3. I am definitely interested, too. And will review and recommend (as appropriate). I am especially interested in UF and strong (but realistic) women characters. I am looking forward to reading this book and would be thrilled to win a copy.

  4. Frankly, if you are inspired by Charles de Lint, then I am in!!!…

    The ‘What If…???’ aspects of fiction is what keeps me interested… and you clearly bring that to this novel…

    I can’t wait!!!

  5. Hi Ann,

    I read a lot of series with vamps and werewolves so the fact that there are none in your series will be a nice change.

    Also, the reviewer’s comment “She’s kick ass without being able to kick everybody’s ass”, I find I enjoy a book more when the goods guys don’t win every battle.

    And it sounds like I need to read Charles de Lint. 🙂

  6. Wow excellent post. I’ve been reading SciFi Chick for a while now but this is the first time I’ve ever been compelled to reply to a post. Some might say that I’m just trying to get a free copy of a book or a free copy of a book that introduces me to a branch of the SF genre I have had very little experience with. I do love the strong female character driven stories though. I guess the ones I can think of off the top of my head would have to be the Vatta’s War series by Elizabeth Moon; or most recently that I’ve read I guess would be Arkfall by Carolyn Ives Gilman, a story that truly led me to connect with Osaji. Do any of these fit into the Urban Fantasy branch of the genre? No, but they are just examples of stories or series in which I have really felt a connection with the main characters who happen to be women; stories themselves that I would consider very much character driven. Why do I bring this up? Simply to state that by reading your post and digging into your blog I already want to get to know this character you’ve created. I’m glad I’m discovering this series in it’s infant stage. It is a lot more satisfying to watch a character grow as the author develops the character then it is to try and catch up to where the author has brought the character. That issue not withstanding, I look forward to you introducing me to SF Romance as well through your Jax series, Grimspace should be waiting for me at Barnes and Noble tomorrow afternoon. My only regret, that my blog was ready to start publishing posts, in hopes that I might be third runner up on your own blog contest. Good luck with the Corine Solomon series. I look forward to getting to know her.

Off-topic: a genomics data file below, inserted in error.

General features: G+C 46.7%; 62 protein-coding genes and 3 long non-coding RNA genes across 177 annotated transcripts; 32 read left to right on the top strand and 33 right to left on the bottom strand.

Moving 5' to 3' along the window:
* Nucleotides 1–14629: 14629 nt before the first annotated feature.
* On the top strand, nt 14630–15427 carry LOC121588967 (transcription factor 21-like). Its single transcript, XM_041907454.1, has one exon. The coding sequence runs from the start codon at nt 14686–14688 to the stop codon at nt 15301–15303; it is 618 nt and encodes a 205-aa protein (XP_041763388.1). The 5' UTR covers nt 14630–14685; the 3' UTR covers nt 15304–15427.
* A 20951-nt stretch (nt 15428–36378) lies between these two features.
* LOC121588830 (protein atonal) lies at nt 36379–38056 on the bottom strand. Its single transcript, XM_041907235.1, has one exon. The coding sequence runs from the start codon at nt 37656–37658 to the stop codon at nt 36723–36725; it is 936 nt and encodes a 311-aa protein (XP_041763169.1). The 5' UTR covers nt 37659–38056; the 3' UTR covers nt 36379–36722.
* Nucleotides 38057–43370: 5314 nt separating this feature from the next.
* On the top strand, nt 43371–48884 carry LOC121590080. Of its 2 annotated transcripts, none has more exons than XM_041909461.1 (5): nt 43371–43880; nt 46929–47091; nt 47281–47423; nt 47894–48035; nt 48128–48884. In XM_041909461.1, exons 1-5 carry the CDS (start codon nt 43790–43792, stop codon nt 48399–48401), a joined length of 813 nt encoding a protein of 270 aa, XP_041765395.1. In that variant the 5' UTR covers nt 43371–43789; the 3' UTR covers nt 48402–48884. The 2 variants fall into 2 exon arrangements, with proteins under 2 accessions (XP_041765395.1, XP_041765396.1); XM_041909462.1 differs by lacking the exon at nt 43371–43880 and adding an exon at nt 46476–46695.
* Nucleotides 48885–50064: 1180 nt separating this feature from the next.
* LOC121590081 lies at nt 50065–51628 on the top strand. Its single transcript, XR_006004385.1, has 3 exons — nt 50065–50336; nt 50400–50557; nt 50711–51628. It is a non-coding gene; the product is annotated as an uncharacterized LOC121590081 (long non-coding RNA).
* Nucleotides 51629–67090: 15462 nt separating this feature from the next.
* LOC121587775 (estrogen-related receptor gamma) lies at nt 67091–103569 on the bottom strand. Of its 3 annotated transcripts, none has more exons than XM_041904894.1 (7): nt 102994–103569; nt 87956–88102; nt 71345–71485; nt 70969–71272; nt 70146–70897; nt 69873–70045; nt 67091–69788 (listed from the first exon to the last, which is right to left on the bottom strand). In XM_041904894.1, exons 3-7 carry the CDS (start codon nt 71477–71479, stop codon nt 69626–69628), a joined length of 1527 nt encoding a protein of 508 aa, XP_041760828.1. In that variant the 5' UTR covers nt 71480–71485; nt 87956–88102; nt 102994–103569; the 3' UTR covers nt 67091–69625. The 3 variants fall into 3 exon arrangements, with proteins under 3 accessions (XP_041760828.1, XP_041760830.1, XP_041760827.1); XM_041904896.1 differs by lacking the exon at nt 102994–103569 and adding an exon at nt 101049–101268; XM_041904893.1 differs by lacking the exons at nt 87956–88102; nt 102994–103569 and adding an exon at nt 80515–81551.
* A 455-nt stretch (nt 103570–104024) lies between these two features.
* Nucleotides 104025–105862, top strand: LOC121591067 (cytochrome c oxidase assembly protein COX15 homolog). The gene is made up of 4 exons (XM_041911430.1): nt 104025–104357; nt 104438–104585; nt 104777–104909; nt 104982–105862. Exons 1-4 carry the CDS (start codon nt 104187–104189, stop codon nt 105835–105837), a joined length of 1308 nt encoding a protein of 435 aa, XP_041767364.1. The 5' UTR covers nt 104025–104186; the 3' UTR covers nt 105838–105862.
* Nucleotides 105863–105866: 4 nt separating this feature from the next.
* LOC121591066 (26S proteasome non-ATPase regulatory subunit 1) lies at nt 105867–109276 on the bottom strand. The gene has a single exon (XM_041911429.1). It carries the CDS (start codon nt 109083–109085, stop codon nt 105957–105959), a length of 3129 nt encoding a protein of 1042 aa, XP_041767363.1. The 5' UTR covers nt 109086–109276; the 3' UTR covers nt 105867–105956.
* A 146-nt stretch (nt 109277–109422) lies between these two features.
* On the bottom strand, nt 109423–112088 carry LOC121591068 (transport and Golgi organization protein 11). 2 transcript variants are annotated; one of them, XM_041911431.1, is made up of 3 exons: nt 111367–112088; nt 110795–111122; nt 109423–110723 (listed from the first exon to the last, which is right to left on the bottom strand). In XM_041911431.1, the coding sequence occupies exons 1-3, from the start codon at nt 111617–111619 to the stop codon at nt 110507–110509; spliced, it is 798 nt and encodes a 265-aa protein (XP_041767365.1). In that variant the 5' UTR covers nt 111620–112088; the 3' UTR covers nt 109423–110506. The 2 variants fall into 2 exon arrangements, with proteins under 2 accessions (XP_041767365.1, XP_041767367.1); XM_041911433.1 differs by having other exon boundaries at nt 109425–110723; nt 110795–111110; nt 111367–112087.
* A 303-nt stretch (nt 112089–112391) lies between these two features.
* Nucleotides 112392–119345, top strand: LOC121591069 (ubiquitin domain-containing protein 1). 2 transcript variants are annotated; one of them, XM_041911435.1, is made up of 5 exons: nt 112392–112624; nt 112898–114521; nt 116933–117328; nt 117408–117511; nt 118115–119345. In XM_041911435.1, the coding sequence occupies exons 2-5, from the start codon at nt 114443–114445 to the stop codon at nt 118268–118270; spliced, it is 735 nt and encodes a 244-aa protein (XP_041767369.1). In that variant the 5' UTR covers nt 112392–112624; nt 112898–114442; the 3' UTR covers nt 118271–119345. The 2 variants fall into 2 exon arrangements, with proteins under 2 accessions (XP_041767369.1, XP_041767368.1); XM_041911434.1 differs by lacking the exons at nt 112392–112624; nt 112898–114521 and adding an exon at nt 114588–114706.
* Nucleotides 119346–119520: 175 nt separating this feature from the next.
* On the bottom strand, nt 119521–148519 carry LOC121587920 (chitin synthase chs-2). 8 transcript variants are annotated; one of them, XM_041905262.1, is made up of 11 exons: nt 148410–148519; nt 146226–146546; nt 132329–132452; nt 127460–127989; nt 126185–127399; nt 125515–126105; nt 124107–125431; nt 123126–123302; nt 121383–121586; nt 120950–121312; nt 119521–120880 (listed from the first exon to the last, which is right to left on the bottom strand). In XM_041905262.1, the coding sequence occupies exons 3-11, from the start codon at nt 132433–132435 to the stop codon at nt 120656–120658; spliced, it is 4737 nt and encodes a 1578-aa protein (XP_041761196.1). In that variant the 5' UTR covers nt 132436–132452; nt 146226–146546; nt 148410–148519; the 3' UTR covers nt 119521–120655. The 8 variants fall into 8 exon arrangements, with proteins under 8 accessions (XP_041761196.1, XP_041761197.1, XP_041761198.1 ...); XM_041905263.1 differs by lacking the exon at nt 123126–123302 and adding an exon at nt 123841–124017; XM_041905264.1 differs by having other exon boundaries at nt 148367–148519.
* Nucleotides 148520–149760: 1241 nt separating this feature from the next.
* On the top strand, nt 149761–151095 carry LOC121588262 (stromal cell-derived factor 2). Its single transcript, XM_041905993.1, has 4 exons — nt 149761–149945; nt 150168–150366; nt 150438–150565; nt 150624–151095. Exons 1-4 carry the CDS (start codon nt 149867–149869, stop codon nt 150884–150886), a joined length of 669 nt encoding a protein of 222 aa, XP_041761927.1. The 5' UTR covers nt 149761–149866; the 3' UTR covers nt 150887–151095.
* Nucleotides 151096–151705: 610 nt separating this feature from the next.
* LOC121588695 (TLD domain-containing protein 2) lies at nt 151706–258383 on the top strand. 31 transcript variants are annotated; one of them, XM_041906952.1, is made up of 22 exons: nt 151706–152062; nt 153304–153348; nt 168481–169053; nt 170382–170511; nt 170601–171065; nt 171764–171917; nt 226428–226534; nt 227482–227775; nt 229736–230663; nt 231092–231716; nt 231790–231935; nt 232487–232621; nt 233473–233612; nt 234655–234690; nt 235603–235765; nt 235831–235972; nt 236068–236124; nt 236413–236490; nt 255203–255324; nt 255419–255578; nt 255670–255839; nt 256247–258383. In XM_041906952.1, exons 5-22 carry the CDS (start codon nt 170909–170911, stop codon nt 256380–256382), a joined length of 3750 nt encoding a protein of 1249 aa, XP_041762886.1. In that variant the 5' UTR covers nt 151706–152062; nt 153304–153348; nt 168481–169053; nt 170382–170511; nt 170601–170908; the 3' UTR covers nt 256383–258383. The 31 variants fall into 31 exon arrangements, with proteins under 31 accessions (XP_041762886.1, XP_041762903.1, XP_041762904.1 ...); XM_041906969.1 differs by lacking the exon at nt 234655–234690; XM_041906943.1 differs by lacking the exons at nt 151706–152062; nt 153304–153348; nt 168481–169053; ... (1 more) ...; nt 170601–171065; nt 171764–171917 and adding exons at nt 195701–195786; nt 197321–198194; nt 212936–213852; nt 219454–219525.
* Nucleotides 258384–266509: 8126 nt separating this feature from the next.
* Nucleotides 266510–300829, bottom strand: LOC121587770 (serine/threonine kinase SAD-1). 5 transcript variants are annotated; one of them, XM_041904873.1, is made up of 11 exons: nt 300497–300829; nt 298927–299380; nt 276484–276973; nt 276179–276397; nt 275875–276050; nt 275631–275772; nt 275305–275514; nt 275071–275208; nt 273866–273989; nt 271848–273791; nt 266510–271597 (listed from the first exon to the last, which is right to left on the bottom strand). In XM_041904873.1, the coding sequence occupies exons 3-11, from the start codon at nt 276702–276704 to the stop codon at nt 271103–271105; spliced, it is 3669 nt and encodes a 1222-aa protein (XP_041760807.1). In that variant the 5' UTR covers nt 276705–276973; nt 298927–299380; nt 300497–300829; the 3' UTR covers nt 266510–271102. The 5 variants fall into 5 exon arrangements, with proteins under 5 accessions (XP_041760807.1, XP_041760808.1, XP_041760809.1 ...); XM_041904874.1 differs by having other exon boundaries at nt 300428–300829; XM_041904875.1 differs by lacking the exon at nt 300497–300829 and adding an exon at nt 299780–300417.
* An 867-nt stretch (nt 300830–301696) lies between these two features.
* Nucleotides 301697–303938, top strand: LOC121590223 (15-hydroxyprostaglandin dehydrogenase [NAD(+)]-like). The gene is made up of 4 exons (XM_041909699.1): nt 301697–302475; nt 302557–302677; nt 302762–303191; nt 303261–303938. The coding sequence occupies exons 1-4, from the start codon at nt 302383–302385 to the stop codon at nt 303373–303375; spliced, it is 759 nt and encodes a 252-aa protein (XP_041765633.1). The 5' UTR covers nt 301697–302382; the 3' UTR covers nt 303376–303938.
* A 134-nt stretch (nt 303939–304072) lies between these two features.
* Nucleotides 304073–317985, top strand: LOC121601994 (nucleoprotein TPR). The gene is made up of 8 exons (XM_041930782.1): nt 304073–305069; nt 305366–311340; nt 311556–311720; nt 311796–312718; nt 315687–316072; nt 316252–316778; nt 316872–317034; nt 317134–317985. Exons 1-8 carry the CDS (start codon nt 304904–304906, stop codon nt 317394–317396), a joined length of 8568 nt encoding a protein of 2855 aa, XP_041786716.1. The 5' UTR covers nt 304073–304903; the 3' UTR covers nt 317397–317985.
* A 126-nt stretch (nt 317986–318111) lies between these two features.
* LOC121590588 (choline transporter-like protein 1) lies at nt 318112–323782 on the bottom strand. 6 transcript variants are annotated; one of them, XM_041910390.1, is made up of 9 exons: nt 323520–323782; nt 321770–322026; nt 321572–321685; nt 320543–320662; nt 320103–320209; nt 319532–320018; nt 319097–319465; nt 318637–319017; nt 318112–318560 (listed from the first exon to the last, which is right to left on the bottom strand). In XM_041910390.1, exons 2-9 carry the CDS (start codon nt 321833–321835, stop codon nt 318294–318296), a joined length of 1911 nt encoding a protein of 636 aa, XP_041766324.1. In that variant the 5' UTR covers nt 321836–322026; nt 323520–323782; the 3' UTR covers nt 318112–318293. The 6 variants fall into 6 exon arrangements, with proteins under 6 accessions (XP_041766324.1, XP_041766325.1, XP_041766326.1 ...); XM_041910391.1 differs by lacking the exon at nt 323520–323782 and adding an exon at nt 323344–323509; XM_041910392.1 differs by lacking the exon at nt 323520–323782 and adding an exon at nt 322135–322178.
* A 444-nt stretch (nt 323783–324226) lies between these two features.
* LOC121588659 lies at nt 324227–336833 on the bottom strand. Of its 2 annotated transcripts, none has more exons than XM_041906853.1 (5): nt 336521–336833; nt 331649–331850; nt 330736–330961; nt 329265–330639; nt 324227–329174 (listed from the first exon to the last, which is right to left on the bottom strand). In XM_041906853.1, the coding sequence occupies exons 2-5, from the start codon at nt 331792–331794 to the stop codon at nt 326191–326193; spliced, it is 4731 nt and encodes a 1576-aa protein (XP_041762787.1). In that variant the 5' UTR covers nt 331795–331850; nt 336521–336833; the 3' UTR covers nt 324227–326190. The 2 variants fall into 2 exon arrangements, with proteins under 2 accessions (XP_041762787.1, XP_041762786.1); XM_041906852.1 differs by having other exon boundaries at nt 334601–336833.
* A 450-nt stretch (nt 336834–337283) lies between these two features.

7. You know, there is never just one thing that appeals to me about a novel, but the one thing that generally does it is either the cover or the back blurb. It has to hook me.

    Although, neither of those options hooked me on wanting to read Blue Diablo. What hooked me was Sirantha Jax. I’m not a huge SciFi fan, so when I got hooked on that series, I knew that I had to read Corinne Solomon (even though it’s UF and not SciFi).